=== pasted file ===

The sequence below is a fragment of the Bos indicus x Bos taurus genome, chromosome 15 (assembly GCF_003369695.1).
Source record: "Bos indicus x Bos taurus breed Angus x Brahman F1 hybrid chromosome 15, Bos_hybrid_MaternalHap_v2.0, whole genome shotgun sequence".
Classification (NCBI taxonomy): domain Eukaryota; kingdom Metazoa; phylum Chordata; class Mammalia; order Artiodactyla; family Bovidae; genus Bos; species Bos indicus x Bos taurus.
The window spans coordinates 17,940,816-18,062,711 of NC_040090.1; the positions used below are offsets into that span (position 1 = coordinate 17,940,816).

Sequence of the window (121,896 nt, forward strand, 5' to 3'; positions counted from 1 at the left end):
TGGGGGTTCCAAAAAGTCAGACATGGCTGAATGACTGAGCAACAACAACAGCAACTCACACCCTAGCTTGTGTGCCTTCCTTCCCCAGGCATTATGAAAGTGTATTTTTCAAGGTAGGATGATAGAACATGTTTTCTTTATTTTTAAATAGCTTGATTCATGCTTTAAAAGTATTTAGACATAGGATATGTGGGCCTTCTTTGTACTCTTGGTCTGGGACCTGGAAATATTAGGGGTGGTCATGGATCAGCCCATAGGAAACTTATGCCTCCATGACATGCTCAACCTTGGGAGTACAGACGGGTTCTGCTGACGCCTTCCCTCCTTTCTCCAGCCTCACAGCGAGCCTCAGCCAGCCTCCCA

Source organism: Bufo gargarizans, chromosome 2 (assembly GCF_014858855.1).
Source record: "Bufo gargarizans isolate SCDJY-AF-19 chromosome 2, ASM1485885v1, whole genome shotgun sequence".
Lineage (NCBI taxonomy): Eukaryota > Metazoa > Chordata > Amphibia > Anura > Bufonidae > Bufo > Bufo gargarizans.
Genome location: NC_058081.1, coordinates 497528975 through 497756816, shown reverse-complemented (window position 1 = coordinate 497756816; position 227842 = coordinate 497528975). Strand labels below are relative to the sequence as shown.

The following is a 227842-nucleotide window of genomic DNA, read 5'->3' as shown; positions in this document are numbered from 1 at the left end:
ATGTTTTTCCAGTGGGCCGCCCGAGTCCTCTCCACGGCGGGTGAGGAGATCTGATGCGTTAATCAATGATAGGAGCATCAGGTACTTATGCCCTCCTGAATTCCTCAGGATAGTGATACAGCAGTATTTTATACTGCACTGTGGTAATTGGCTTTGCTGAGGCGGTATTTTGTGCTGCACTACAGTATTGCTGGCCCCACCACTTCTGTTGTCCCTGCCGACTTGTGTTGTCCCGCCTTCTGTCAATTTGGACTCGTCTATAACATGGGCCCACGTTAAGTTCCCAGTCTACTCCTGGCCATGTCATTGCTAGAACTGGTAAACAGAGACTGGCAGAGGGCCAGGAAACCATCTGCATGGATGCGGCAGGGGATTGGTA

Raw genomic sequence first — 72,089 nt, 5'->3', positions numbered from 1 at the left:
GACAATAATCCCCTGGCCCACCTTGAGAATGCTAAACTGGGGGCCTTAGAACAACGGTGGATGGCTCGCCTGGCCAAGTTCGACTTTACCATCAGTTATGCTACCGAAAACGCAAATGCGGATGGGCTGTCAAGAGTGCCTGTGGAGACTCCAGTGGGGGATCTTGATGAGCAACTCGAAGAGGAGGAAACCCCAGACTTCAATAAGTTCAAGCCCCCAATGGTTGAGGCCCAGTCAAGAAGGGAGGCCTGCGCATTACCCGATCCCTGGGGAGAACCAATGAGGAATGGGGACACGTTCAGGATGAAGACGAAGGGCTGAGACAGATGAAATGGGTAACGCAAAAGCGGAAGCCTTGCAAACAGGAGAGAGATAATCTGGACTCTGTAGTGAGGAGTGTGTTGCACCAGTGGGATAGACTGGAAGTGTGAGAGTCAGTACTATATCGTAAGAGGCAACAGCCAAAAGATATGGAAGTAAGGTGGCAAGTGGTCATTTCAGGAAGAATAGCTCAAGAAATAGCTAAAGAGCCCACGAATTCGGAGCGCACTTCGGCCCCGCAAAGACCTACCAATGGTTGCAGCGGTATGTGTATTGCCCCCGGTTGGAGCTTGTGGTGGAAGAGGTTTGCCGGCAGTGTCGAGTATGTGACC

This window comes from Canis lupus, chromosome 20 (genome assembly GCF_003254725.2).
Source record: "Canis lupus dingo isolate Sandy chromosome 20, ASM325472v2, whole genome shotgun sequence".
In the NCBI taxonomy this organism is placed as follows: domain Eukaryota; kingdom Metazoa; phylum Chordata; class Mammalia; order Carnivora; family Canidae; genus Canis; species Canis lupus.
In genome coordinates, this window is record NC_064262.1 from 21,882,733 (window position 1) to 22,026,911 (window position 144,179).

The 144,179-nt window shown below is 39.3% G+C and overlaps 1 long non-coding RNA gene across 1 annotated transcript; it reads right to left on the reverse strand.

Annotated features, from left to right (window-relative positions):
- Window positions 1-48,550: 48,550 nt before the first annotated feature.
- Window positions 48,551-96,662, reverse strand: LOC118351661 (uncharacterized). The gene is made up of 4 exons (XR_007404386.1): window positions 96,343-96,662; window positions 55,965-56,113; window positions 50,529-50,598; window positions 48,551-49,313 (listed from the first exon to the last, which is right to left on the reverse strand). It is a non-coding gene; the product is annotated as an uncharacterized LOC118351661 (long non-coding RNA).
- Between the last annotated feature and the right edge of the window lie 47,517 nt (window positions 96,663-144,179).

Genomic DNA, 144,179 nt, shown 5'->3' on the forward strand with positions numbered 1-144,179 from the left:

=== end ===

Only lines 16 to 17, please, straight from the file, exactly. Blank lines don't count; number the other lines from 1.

Source record: "Canis lupus dingo isolate Sandy chromosome 20, ASM325472v2, whole genome shotgun sequence".
In the NCBI taxonomy this organism is placed as follows: domain Eukaryota; kingdom Metazoa; phylum Chordata; class Mammalia; order Carnivora; family Canidae; genus Canis; species Canis lupus.